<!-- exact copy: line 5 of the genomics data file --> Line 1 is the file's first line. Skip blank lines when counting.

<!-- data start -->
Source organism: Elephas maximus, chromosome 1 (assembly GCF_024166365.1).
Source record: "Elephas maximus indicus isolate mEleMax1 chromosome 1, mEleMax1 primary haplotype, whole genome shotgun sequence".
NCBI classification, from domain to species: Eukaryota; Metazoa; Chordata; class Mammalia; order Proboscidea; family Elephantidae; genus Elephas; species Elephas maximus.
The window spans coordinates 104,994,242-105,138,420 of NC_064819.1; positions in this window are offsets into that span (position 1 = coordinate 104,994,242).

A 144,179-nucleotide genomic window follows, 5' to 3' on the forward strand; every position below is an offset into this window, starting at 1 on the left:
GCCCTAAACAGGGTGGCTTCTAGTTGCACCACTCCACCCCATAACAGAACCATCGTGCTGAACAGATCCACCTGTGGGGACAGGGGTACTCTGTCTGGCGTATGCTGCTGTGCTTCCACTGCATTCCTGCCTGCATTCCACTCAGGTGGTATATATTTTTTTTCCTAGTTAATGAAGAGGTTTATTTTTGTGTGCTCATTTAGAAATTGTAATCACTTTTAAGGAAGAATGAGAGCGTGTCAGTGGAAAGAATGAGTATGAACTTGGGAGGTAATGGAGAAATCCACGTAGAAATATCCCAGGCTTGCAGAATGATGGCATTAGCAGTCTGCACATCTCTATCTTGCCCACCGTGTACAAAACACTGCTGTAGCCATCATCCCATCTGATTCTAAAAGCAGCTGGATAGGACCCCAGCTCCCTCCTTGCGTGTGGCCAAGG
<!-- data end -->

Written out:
A 144,179-nucleotide genomic window follows, 5' to 3' on the forward strand; every position below is an offset into this window, starting at 1 on the left: